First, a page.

And I mean that most sincerely. I just figured this out.

Isn’t the purpose of self care to take some time to put your own needs ahead of the endless demands of the world around you? To make the conscious decision to invest in your own well-being?

I have a long history of never working in my own best interests. I work on others’ behalf. And now that I’m a mom, I have often felt guilty choosing my own interests over theirs. But when I put all I have into what helps me grow as an artist or even as a person, don’t they benefit as well? I know my marriage has been positively transformed by my willingness to be a little more selfish. When you try to put everything you are into someone else, you can create a dependency and even a set of expectations that are fundamentally unhealthy.

How do you invest in your own well-being?

Stop Trying to Believe in Yourself (Start Investing Instead)

Yesterday I spent about three hours trying to get ten minutes of video, telling the story of how art changed my life. I still don’t have that video, unfortunately, but in one completely off-script take I made a discovery.

Ten years ago I began to make decisions that have completely transformed my life. My art. Who I am as a person. I went from being ineffective and defeated, aimless and confused, to focused and purpose-driven.

You might imagine that ten years ago, I started to believe in myself. So much belief, that I was able to turn everything around.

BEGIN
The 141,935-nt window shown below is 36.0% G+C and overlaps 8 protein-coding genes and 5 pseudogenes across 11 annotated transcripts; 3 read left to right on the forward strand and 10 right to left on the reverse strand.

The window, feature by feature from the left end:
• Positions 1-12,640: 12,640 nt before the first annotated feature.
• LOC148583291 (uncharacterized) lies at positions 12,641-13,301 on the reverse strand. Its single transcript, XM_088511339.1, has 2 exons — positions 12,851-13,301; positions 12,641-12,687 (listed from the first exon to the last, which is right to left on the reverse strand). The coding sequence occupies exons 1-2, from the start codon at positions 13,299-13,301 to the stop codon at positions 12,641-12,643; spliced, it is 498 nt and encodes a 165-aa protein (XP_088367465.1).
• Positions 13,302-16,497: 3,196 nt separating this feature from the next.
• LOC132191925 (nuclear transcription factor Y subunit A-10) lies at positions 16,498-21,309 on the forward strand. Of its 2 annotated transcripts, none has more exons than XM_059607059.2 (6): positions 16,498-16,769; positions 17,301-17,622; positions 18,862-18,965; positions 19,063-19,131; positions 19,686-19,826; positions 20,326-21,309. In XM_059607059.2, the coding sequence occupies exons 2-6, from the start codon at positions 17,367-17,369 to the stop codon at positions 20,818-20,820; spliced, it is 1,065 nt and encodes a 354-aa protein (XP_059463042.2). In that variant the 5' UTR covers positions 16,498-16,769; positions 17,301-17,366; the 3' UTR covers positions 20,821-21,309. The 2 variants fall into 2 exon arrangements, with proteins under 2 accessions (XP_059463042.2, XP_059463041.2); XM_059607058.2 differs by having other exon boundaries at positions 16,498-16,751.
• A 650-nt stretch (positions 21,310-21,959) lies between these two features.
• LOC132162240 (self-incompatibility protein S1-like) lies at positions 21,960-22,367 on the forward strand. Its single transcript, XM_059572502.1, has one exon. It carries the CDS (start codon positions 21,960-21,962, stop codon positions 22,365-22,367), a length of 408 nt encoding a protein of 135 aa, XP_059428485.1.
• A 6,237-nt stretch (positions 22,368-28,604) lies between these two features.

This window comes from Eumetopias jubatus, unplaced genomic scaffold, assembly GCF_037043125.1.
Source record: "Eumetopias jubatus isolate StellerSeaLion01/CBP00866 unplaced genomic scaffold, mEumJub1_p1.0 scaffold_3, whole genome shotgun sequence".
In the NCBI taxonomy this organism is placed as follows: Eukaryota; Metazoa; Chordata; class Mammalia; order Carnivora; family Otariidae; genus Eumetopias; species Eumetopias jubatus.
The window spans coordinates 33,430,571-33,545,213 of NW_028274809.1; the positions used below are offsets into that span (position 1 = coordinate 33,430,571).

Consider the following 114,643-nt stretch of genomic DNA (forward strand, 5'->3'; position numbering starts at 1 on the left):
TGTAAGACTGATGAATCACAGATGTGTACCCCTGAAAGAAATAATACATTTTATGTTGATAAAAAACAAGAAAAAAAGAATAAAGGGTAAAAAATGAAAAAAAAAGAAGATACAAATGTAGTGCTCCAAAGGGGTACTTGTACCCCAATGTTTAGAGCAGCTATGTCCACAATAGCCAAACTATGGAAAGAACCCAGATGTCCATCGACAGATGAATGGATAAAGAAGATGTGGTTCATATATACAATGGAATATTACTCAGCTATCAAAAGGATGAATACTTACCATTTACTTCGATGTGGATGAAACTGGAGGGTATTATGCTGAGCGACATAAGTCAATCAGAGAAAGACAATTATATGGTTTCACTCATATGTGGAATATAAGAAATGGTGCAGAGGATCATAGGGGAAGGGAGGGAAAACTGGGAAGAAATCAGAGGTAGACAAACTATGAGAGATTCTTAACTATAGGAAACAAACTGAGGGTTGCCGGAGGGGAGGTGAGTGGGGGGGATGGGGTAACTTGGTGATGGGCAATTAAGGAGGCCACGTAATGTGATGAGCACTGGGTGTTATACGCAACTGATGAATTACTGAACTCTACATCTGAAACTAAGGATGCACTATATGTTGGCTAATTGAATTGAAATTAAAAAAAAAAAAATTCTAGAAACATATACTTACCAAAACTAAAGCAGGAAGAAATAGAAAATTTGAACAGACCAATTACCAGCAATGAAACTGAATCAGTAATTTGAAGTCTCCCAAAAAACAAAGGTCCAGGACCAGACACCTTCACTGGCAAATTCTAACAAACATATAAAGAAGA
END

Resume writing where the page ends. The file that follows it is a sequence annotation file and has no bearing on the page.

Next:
But I didn’t. I didn’t believe in myself at all. 

In fact, NOW is the moment that I am finally starting to believe in myself. Ten full years later.

Ten years ago, all I knew was that I had to try. I didn’t know where I was going, and I didn’t really believe I could achieve anything, but I knew I was not okay with a life of never even having tried. So I began to invest time and energy in myself to learn and grow and become something more.

I think the idea that we have to believe in ourselves and our ambitious goals can be defeating. We don’t move, we don’t act, we don’t try, because we are waiting for the motivation, which we think comes from some kind of feeling, deep down, that we are worthy and capable.

If you start moving before you have any of that lined up, if you start investing before you can see what it is worth, I absolutely promise, those things will come. They make take ten years, but you will get to the point you can finally see your own potential.

Update for Patreon

I don’t normally post my unscripted Patreon updates here, but I finally feel like I have more clarity around what I am trying to accomplish, and this is me trying to explain it. I don’t push the supporter thing, because it’s weird, but if you want to help me create more of this kind of content, Patreon is the way to go.

Also, Happy New Year!

No Excuses No Complaints

This is my resolution and my mantra for 2020. No excuses. No complaints.

Sometimes I have this almost out-of-body experience where I am suddenly standing next to myself, hearing myself complain about nothing in particular. I stare at myself amazed, wondering what could possibly be going on in my head. Am I even paying attention to the words coming out of my mouth?

It is more than a habit, though I do it unconsciously. The complaints are often just excuses that keep me from fully accepting responsibility because they make me believe I am not accountable for my lack of progress toward something I have said I want.

But I am in control. What I choose to do or not do is up to me. And if you think you don’t have choices, you are deceiving yourself. You may feel stuck and tempted to complain about your lack of autonomy, but even when you do have control you are not making good choices. You may complain that you don’t have enough free time, but if you spend your available free time scrolling on your phone you have made your decision and you were in full control of that moment in time.

No excuses. No complaints. Try it.

 

(Watch this on YouTube: https://youtu.be/QivDyaSeR8g)